Shane Shepherd: Standard economic theory views people as rational decision makers, but we know that reality is far different. The new field of behavioral economics focuses on exploring how people actually do behave and the ramifications on consumer choice and financial markets. Can you explain what behavioral economics is and how it works?
David Laibson: Sure. Behavioral economics is part of traditional economics. We are improving on the traditional way of thinking about economic behavior. The traditional, classical economic view is that people are perfectly rational and that they’re also perfectly able to follow through on their good intentions. Behavioral economics psychologizes that and acknowledges that sometimes people are imperfectly rational, and that also, in many cases, people have good intentions but terrible follow-through. The additional psychological realism is our effort to make economics more realistic and more useful.
Shane: A lot of your research focuses on the idea of self-control. That is, in deciding about taking an action now which may have implications both in the immediate present as well as down the road, we’re not good at making that trade-off all the time in the way a rational economic agent might. When I think about self-control, I recall Walter Mischel’s famous “marshmallow test.”
David: Yes, the marshmallow test works the following way. The experimenter tells a five-year-old kid: “Here’s one treat. If you can wait to eat it until I come back, you can have two treats, and if you can’t wait, ring this bell, and I’ll come back immediately, and you can have the one treat.” Many kids can’t wait at all, or can only wait for 15 or 20 seconds. Other kids wait the full 15 minutes until the experimenter coming back.
The kids often want to wait, but have an awfully hard time doing it, so they deploy some strategies that help them wait. Most importantly, they try to divert their attention from the extremely tempting marshmallow by thinking of it as something other than a marshmallow or by playing a game in their heads that takes their focus away from the marshmallow or they literally cover it up or look away. These are the strategies that enable them to wait the 15 minutes and get the double return.
Shane: As we grow up, we employ a lot of the same strategies. Your research documents a framework in which we can think about ways to help with self-control. On the one hand, the approach can be situational or cognitive, and on the other, be self-employed or other-employed. Can you walk us through the framework and describe the different metrics?
David: I think one of the interesting failings of human civilization is the principle that, somehow, we’re going to make better choices by pulling ourselves up by our bootstraps and just deploying more willpower. In the paper I wrote with Angela Duckworth and Katherine Milkman,1 we find that, no, that doesn’t work so well. It turns out that other strategies are better at helping us improve our ability to self-regulate, and those strategies can be put into a space that cuts along two dimensions.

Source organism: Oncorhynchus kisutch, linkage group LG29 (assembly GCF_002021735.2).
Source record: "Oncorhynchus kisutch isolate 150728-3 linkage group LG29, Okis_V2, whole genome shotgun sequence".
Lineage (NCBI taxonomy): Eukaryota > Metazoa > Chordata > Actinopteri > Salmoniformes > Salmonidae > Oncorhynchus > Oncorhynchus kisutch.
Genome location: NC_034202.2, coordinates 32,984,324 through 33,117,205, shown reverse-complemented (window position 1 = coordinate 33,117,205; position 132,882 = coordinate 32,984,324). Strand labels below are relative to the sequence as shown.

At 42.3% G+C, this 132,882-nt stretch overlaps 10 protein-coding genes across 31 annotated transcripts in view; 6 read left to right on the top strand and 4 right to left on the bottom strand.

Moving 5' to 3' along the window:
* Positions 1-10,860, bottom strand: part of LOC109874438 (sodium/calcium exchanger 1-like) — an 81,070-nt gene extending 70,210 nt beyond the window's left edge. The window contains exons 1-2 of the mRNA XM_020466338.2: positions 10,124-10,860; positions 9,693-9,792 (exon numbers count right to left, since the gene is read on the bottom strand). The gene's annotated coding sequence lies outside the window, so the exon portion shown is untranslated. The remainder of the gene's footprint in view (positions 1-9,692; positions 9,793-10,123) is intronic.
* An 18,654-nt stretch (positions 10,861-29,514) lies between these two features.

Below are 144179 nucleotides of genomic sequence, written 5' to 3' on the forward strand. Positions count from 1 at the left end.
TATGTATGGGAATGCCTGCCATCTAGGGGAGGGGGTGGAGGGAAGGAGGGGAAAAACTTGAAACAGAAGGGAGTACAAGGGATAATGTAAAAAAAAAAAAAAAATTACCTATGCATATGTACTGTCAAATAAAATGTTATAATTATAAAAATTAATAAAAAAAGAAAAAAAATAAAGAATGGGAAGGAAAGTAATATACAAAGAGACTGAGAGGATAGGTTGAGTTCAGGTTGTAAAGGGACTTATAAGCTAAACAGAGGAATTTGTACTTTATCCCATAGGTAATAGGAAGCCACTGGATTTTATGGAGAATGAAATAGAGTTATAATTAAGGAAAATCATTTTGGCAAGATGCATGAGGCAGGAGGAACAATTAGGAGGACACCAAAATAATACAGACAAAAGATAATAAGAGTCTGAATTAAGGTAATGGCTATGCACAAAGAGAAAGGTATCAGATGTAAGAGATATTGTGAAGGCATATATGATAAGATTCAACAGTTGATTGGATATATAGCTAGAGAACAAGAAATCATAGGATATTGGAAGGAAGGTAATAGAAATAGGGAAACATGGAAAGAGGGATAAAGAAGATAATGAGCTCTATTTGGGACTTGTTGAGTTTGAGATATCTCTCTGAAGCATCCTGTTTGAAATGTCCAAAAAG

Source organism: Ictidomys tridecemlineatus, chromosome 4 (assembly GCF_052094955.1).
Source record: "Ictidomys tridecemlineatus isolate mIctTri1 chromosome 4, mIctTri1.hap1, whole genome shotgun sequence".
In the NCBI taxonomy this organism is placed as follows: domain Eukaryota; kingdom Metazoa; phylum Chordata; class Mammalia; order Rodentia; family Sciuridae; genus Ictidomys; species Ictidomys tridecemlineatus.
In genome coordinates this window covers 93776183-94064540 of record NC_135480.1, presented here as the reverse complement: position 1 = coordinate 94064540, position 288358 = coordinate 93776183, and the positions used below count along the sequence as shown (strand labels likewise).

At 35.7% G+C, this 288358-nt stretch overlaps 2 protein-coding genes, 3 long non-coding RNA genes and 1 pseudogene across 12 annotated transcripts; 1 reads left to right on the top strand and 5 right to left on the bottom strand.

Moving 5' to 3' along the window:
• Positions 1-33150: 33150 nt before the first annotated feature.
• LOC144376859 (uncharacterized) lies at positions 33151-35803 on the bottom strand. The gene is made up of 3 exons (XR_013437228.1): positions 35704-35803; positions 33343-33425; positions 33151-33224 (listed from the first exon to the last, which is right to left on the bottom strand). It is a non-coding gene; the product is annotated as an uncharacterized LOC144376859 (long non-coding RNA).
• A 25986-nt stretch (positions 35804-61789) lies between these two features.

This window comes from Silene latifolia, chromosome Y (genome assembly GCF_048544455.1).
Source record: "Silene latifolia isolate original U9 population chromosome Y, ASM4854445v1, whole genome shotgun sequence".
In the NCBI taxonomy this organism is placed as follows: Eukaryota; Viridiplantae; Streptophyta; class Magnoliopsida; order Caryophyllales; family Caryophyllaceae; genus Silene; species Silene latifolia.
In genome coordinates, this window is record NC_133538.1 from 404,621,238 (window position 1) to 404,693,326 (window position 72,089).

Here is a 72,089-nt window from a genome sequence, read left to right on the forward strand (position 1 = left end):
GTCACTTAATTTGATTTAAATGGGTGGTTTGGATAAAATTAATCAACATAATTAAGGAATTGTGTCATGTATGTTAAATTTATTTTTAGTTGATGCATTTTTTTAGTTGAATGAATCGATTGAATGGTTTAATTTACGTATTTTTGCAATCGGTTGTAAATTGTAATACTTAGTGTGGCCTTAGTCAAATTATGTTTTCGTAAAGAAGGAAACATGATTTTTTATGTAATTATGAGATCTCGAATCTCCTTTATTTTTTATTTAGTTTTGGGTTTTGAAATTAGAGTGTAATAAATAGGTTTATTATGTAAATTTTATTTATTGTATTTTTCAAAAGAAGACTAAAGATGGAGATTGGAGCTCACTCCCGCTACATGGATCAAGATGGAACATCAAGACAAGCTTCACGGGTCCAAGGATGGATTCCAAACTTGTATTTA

One dimension is whether we’re deploying the strategy or if society or others are deploying it; so that’s what we refer to as self-deployed or other-deployed. The other dimension is whether the strategy is in our own heads or whether the strategy is situational. So, let me give you a few examples.
If we hear “Everyone reuses their hotel towels,” that’s a way of conveying the message that everyone is doing this to try to save water. That would be a cognitive in-your-head strategy deployed by others.
An example of a self-deployed cognitive strategy would be a self-generated deadline. Say, you are trying to get some work done and you tell yourself that if you finish by 10:00pm, then you can relax and watch something on Netflix. This is an internal plan, an internal action goal.
Then we have the situational mechanisms. Maybe the hotel asks guests to decide whether or not to reuse their towels. There is no default; it requires an active choice. This is an example of an other-deployed strategy that is situational.
A situational self-deployed strategy would be a commitment to an external party. Suppose you are trying to complete some work by 10:00pm. A stronger strategy than just telling yourself to do it by 10:00pm is to actually promise someone else, and make that promise ironclad, to deliver the work to them by that time. This type of commitment, using the external party to create credibility for your promise, can be a very powerful way of getting yourself to do what you are trying to do.